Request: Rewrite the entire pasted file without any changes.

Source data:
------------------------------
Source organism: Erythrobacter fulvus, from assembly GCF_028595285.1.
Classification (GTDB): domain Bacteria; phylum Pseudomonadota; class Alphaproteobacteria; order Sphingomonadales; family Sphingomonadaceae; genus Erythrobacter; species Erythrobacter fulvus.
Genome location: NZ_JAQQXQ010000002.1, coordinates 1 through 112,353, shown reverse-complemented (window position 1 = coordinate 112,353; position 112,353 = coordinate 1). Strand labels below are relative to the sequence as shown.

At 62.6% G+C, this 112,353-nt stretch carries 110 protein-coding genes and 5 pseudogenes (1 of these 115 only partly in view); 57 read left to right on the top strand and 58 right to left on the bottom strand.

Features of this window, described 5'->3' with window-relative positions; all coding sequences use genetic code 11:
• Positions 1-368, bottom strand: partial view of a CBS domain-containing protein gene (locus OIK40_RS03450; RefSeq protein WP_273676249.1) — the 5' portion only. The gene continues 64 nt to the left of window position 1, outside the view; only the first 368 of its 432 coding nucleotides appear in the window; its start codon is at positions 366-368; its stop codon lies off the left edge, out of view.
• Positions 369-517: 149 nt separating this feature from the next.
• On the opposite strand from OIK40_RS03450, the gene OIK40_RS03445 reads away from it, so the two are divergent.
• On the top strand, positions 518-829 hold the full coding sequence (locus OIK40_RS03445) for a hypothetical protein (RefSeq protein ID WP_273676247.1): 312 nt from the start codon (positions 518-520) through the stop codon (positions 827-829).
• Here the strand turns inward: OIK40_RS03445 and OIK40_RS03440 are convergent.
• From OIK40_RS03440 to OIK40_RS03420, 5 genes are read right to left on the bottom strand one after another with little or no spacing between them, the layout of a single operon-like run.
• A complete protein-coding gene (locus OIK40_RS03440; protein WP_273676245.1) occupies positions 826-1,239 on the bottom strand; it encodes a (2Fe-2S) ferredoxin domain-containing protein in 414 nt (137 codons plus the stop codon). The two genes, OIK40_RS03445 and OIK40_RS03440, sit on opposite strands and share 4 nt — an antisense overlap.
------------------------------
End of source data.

Source organism: Erythrobacter fulvus, from assembly GCF_028595285.1.
Classification (GTDB): domain Bacteria; phylum Pseudomonadota; class Alphaproteobacteria; order Sphingomonadales; family Sphingomonadaceae; genus Erythrobacter; species Erythrobacter fulvus.
Genome location: NZ_JAQQXQ010000002.1, coordinates 1 through 112,353, shown reverse-complemented (window position 1 = coordinate 112,353; position 112,353 = coordinate 1). Strand labels below are relative to the sequence as shown.

At 62.6% G+C, this 112,353-nt stretch carries 110 protein-coding genes and 5 pseudogenes (1 of these 115 only partly in view); 57 read left to right on the top strand and 58 right to left on the bottom strand.

Features of this window, described 5'->3' with window-relative positions; all coding sequences use genetic code 11:
• Positions 1-368, bottom strand: partial view of a CBS domain-containing protein gene (locus OIK40_RS03450; RefSeq protein WP_273676249.1) — the 5' portion only. The gene continues 64 nt to the left of window position 1, outside the view; only the first 368 of its 432 coding nucleotides appear in the window; its start codon is at positions 366-368; its stop codon lies off the left edge, out of view.
• Positions 369-517: 149 nt separating this feature from the next.
• On the opposite strand from OIK40_RS03450, the gene OIK40_RS03445 reads away from it, so the two are divergent.
• On the top strand, positions 518-829 hold the full coding sequence (locus OIK40_RS03445) for a hypothetical protein (RefSeq protein ID WP_273676247.1): 312 nt from the start codon (positions 518-520) through the stop codon (positions 827-829).
• Here the strand turns inward: OIK40_RS03445 and OIK40_RS03440 are convergent.
• From OIK40_RS03440 to OIK40_RS03420, 5 genes are read right to left on the bottom strand one after another with little or no spacing between them, the layout of a single operon-like run.
• A complete protein-coding gene (locus OIK40_RS03440; protein WP_273676245.1) occupies positions 826-1,239 on the bottom strand; it encodes a (2Fe-2S) ferredoxin domain-containing protein in 414 nt (137 codons plus the stop codon). The two genes, OIK40_RS03445 and OIK40_RS03440, sit on opposite strands and share 4 nt — an antisense overlap.